There is no academic consensus on how managerial accounting can be used as a tool to formulate and implement a corporate strategy. For instance, Anthony (1965) advocates the use of managerial accounting information to implement managerial control systems thereby monitoring whether the company is on track towards achieving its strategic goals. Other scholars, however, have expressed doubts over the usefulness of management accounting tools, such as Activity-based Costing (ABC) and the Balanced Scorecard (BSC), to achieve that purpose (Chapman, 2005, pp. 3-4). Working with many companies throughout the last two decades or so, Kaplan and Norton (1996a, 1996b, 2006, and 2008) argue that the BSC may be used as an effective management control system that enables strategy implementation. Skaerbaek and Truggestad (2010) went further to suggest that accounting tools can even shape the strategic options of the company. Most recently, aligning the corporate strategy with its business units' strategies has increasingly drawn attention among scholars and practitioners alike (Kaplan and Norton, 2006).
Much of the debate over the rationale behind a corporate strategy has been centered on two issues: synergy creation and product portfolio management. For example, Ansoff (1969) maintains that corporate strategy should be devised with synergy creation in mind. Hofer and Schendel (1978) advocate the formulation of corporate strategy while focusing on product portfolio management. Campbell et al (1995) argue that the creation of synergy is only effective when leveraging common practices and processes among related businesses. For Ito (2007), corporate strategy is crucial not only for the creation of synergy but also for corporate level management by ensuring that corporate value is not eroded.
Based on an explorative study of three Japanese companies, this study investigates the effectiveness of the BSC in disseminating the corporate strategy and enhancing the alignment between the corporate level and the business units as advocated by Kaplan and Norton (2006). The alignment is approached with the ultimate objective of creating synergy (1) and/or inhibiting anergy (2).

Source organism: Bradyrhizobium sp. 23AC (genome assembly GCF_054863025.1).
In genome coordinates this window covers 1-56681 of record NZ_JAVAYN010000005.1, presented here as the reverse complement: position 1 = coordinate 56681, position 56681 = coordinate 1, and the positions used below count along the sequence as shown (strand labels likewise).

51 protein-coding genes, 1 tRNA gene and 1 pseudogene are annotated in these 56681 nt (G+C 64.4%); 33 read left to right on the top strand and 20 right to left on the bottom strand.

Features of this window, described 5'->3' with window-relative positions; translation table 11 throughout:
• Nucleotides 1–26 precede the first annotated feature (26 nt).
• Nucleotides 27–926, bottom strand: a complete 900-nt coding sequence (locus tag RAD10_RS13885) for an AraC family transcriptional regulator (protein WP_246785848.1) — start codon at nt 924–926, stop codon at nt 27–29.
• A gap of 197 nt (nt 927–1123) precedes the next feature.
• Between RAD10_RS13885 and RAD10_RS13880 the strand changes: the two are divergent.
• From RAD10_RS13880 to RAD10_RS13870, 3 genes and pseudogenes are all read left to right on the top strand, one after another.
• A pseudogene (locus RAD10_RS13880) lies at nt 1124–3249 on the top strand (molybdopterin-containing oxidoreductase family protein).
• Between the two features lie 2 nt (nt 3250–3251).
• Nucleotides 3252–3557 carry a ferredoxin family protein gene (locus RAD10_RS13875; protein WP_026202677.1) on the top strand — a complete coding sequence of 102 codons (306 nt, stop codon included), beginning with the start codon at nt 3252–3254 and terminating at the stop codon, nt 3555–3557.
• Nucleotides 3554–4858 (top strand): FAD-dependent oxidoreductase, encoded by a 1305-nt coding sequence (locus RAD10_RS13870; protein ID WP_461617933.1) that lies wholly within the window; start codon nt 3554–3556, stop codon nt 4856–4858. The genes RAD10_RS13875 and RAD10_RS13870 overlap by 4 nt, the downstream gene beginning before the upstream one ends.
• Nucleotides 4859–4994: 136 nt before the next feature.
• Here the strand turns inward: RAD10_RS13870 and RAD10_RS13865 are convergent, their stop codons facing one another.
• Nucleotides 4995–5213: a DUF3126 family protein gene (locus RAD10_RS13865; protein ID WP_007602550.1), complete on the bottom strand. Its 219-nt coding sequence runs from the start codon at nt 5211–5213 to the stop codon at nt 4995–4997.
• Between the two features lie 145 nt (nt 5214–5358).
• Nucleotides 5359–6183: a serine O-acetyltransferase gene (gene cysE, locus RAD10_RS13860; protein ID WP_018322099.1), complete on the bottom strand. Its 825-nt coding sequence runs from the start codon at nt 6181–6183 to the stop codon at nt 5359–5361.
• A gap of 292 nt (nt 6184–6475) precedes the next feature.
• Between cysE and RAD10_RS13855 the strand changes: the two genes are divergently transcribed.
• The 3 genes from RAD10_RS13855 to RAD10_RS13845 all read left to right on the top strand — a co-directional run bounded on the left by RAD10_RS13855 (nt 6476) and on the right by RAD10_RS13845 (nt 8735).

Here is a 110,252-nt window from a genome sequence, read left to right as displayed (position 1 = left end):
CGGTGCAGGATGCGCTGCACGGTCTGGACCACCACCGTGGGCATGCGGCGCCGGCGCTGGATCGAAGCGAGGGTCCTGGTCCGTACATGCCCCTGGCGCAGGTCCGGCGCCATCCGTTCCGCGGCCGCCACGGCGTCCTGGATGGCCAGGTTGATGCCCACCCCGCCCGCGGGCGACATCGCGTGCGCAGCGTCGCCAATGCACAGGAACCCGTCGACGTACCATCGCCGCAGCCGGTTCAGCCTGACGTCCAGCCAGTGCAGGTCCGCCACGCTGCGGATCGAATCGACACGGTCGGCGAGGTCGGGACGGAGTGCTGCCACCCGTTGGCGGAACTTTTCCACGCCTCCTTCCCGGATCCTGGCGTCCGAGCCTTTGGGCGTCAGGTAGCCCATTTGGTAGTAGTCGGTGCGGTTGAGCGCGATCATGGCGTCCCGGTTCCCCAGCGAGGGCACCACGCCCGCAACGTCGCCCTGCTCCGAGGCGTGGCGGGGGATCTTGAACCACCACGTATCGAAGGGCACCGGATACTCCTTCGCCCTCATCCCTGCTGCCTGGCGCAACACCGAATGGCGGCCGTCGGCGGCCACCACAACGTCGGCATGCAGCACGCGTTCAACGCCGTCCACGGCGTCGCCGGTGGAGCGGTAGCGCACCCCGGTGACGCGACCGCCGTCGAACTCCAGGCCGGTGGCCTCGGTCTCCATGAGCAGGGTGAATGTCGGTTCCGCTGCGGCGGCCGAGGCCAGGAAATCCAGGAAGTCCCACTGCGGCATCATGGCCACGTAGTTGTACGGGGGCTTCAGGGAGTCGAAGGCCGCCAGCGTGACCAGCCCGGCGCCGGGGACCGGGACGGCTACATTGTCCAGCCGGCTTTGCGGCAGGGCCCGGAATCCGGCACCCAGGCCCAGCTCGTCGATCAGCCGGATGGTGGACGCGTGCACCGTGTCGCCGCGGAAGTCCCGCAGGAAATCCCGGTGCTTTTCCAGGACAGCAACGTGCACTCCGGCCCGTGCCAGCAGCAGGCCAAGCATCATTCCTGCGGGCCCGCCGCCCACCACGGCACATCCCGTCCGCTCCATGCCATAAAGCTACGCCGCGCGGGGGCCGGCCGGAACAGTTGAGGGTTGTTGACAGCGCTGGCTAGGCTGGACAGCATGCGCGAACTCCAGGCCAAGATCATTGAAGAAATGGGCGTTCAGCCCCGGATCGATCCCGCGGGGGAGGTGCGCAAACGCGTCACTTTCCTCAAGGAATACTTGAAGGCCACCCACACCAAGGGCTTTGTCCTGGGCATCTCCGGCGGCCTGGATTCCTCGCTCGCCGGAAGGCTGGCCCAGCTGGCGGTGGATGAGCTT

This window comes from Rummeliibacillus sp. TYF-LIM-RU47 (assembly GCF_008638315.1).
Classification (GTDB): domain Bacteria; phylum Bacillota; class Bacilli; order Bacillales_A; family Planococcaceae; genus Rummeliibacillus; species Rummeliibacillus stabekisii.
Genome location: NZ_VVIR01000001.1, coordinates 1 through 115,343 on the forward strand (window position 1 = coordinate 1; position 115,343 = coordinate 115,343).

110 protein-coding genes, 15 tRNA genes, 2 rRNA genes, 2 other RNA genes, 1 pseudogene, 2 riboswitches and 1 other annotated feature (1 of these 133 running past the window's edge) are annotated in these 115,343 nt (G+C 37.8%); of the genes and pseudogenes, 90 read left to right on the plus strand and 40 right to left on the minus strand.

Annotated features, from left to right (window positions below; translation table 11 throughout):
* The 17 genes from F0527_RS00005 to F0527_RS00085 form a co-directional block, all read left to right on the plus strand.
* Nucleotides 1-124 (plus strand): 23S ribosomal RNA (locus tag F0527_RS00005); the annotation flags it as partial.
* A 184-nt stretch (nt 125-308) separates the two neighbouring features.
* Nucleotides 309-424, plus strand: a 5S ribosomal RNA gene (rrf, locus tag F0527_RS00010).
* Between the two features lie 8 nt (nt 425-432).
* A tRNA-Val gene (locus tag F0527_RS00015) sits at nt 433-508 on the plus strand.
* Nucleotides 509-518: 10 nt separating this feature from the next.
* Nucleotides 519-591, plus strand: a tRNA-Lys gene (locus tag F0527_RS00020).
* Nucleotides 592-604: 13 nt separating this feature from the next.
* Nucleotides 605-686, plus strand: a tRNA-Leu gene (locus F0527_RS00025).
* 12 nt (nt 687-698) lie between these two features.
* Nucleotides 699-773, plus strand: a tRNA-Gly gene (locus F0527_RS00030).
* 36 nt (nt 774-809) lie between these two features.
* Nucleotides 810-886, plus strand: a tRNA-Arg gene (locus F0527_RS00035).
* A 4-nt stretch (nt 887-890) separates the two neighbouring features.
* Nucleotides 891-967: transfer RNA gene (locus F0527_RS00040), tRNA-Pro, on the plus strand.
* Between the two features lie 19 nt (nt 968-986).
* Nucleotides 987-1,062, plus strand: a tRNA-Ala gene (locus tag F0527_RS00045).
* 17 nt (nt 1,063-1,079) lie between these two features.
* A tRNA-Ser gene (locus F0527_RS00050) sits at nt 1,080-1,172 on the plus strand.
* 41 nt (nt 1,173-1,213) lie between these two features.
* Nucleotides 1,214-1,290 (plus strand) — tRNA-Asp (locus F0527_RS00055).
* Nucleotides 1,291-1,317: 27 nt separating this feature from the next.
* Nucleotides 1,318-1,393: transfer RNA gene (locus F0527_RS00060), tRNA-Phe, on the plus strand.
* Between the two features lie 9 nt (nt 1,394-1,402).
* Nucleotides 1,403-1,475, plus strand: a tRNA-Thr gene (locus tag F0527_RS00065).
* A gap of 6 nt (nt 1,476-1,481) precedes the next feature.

The paper is organized as follows. The first section is devoted to the survey of the literature. In the second section, the authors illustrate the different types of alignment they encounter through exploration of three Japanese companies. The third section will conclude.
The creation of synergy has sparked a long debate among scholars. Some authors are very skeptical about the effectiveness of the HQ in laying the grounds for synergy creation. They argue that synergy cannot be achieved unless the opportunities on the ground really arise; it should not be imposed by top management. For instance, Goold & Campbell (1998) argue that corporate executives are so obsessed by the potential benefits of synergy that they end up overlooking the downsides. Eisenhart and Galunic (2000) maintain that business units should co-evolve in order to reap the benefits of the opportunities of synergy as they arise. They argue that through frequent meetings and information sharing, business units operating in a dynamic market, rather than the HQ, are in a better position to leverage the opportunities to create value.
Based on their studies of several companies, Kaplan and Norton (2006) argue that the BSC has helped in capturing the benefits of alignment. It did so by translating the corporate strategy into corporate policies administered by business units. Priorities of the corporate strategy are then cascaded down the business units to ensure that the business unit's objectives and measures are synchronized with those of the corporate. They add that an alignment index the extent to which corporate goals are aligned with business unit's goals-will help facilitate the alignment process. Enterprises that successfully align their corporate, business units and operating support strategies are deriving greater financial benefits. …